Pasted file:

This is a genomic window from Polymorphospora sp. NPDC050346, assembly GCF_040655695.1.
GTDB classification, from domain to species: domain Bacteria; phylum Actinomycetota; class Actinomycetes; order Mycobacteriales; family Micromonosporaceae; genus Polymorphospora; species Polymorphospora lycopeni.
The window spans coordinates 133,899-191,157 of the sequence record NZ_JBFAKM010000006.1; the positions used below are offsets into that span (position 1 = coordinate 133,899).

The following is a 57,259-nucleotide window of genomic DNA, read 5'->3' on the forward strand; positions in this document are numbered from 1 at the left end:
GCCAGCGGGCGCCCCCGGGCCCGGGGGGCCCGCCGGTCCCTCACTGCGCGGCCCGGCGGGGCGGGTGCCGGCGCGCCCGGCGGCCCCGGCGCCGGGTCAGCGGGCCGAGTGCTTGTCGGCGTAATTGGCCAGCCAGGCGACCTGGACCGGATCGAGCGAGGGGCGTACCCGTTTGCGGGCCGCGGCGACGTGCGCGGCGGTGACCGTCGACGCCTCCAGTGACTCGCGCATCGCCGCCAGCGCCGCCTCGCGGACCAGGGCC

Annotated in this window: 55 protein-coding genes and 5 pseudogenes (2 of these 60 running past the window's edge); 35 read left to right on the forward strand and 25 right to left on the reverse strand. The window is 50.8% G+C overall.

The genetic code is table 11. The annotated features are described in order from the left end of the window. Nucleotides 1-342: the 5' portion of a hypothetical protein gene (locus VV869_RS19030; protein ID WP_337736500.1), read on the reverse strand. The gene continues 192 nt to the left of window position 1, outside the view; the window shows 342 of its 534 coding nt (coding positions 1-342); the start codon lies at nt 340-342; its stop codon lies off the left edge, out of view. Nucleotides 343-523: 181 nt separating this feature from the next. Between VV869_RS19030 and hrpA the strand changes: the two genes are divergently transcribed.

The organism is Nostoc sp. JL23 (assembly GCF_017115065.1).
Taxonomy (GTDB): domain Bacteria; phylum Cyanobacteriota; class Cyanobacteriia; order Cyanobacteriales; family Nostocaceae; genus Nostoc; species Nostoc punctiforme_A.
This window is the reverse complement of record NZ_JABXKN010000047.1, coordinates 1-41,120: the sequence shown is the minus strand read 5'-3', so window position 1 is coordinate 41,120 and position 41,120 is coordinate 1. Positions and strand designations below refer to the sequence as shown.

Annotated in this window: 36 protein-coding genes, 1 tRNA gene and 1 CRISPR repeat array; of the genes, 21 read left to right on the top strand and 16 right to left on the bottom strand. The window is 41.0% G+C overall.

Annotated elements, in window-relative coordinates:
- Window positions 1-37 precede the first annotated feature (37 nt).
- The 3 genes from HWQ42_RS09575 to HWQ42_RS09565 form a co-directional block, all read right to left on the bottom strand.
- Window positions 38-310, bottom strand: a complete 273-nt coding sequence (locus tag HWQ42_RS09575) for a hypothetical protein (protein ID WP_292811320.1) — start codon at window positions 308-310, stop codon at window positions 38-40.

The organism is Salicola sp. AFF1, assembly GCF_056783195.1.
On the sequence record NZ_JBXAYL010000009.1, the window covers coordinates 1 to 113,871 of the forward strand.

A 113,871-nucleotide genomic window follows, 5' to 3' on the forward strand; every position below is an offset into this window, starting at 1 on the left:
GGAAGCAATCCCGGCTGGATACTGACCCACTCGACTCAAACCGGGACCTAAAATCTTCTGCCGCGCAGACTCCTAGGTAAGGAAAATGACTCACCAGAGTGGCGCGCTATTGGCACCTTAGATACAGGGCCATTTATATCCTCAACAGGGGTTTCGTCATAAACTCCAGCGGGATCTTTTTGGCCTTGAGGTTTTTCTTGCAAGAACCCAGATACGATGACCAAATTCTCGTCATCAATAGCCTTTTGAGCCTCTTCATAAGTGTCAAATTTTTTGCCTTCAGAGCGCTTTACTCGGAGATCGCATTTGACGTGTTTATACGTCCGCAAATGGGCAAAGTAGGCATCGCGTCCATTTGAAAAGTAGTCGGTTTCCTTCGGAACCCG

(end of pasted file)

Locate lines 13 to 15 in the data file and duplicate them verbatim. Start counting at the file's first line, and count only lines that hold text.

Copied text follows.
- Window positions 1-37 precede the first annotated feature (37 nt).
- The 3 genes from HWQ42_RS09575 to HWQ42_RS09565 form a co-directional block, all read right to left on the bottom strand.
- Window positions 38-310, bottom strand: a complete 273-nt coding sequence (locus tag HWQ42_RS09575) for a hypothetical protein (protein ID WP_292811320.1) — start codon at window positions 308-310, stop codon at window positions 38-40.